THE LABOUR PARTY has defended its record in government at the launch of its general election manifesto.
Speaking at the event at DIT Grangegorman this morning, Public Expenditure Minister Brendan Howlin said the party has delivered on 95% of the promises it made to the Irish people – and “an awful lot more besides” such as marriage equality and trade union rights.
Howlin said: “Labour is under attack for standing by our country in its hour of need,” adding: “Our opponents have made no contribution to recovery.”
Environment Minister Alan Kelly, meanwhile, said: “Ultimately what we have achieved is astonishing, but it has taken five years of hard work to achieve that.”
Kelly said the Labour party entered govt with its “eyes wide open” but had overcome many challenges to create a stable economy and get people back to work.
When the subject of Irish Water came up, Howlin said the proposal by some parties to abolish the utility is “farcical”, saying Howlin Fianna Fáil, Sinn Féin or “the Trots” have put forward a case for what happens after it’s scrapped.
He said Ireland is required to charge for water under the European waste water directive.
On the same subject, Kelly said he’d like Gerry Adams to inform hundreds of Irish Water workers why they’re losing their jobs as a result of his party’s plans.
Howlin claimed Adams is only focused on growing Sinn Féin, not being in government, stating: “He wants to be in opposition to throw stones.”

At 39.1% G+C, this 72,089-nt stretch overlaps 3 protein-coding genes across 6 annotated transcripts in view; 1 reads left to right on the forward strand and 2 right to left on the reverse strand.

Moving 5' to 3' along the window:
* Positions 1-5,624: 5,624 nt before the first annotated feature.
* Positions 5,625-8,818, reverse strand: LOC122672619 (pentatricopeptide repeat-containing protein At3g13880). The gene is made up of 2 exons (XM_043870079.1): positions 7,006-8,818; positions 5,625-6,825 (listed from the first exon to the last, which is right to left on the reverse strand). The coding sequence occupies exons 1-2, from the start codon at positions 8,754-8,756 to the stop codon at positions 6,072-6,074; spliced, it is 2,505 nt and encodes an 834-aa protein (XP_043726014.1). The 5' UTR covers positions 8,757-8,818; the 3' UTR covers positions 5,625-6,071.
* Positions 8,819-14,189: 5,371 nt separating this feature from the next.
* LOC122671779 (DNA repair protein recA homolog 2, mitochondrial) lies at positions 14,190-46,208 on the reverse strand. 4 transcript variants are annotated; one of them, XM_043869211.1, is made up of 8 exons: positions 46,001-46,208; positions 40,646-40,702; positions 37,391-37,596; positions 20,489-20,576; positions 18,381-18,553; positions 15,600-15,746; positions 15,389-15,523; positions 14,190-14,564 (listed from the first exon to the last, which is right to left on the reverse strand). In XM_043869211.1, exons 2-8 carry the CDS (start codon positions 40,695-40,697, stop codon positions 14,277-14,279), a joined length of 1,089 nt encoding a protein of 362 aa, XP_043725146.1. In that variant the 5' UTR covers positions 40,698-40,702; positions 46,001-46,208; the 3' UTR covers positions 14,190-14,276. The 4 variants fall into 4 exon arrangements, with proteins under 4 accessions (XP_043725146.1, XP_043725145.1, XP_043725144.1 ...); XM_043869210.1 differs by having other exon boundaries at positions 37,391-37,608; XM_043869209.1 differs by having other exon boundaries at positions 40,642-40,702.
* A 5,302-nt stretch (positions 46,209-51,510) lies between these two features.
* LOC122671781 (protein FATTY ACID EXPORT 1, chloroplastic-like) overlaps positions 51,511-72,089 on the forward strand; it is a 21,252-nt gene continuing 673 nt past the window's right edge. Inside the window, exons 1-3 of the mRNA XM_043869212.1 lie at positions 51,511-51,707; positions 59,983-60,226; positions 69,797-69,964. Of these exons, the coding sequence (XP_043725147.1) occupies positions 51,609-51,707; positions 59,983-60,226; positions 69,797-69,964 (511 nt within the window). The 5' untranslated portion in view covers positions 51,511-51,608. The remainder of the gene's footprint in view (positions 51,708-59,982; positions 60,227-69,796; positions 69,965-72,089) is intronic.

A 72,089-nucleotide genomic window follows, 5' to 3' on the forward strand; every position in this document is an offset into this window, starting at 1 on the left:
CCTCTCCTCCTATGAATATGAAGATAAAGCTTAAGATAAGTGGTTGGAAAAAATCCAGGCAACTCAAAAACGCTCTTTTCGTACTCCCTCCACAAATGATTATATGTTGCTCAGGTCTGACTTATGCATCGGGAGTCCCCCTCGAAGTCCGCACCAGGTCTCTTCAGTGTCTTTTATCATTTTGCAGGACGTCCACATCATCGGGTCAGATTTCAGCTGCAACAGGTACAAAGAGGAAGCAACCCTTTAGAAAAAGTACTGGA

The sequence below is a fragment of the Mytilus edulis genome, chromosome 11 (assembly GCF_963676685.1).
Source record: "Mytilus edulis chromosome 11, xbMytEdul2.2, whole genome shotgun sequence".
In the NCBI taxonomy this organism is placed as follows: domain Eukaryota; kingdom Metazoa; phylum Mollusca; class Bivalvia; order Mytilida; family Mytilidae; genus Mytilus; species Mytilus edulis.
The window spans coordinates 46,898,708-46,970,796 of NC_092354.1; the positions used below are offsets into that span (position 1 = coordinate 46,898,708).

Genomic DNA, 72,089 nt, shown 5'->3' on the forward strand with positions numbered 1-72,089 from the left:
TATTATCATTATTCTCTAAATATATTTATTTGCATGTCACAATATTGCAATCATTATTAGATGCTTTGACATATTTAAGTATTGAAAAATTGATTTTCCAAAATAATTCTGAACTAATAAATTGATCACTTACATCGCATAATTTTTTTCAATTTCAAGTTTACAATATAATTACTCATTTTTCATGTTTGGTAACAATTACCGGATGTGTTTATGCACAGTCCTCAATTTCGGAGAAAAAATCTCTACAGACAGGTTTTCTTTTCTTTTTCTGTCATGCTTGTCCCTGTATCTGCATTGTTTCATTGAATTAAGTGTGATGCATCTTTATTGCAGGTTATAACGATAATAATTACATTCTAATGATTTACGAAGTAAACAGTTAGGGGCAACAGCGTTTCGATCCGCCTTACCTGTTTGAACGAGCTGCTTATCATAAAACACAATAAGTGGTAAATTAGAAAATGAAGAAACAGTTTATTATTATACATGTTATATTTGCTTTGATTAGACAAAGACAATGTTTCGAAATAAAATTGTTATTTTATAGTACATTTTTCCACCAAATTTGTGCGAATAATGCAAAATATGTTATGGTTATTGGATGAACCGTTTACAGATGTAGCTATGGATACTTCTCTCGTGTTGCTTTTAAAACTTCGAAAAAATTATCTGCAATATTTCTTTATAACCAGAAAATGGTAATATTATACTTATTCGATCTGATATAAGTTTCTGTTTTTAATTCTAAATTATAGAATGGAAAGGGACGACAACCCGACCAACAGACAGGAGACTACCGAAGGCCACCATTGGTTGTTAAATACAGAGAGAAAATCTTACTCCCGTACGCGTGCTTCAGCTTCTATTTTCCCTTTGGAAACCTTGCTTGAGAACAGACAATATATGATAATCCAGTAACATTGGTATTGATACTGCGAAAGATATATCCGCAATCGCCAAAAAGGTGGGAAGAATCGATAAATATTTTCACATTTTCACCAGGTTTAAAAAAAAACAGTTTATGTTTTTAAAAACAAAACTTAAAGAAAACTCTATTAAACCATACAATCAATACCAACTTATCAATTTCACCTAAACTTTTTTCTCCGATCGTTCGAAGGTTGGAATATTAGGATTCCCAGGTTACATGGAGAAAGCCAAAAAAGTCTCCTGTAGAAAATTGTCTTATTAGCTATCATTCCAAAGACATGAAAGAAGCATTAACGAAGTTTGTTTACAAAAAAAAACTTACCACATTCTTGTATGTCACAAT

Meanwhile, the minister accused Micheál Martin of “peddling a fairy story” ahead of the election.
Tánaiste Joan Burton was also quick to criticise Martin. She says she’s not worried about the prospect of a Fine Gael/Fianna Fáil coalition post-election, adding that she expects the Taoiseach to clarify his position on this today – having previously failed to do so.
“Micheál Martin walked off the pitch and now he’s presenting himself as the new kid on the block, he’s coming back with new clothes but has the same ideas,” she said.
Burton claimed that the passing of the same-sex marriage referendum and legislation for the X-case would never have happened had Labour not been in government.
She also re-iterated that the party would hold a referendum on repealing the Eighth Amendment, which gives the unborn the same right to life as its mother, if re-elected.
The party’s manifesto, which can be read here, plans to spend €3 of every €4 available to the government on spending, and the remaining €1 on tax cuts.
Here are the party’s plans on tax, public expenditure, jobs and housing: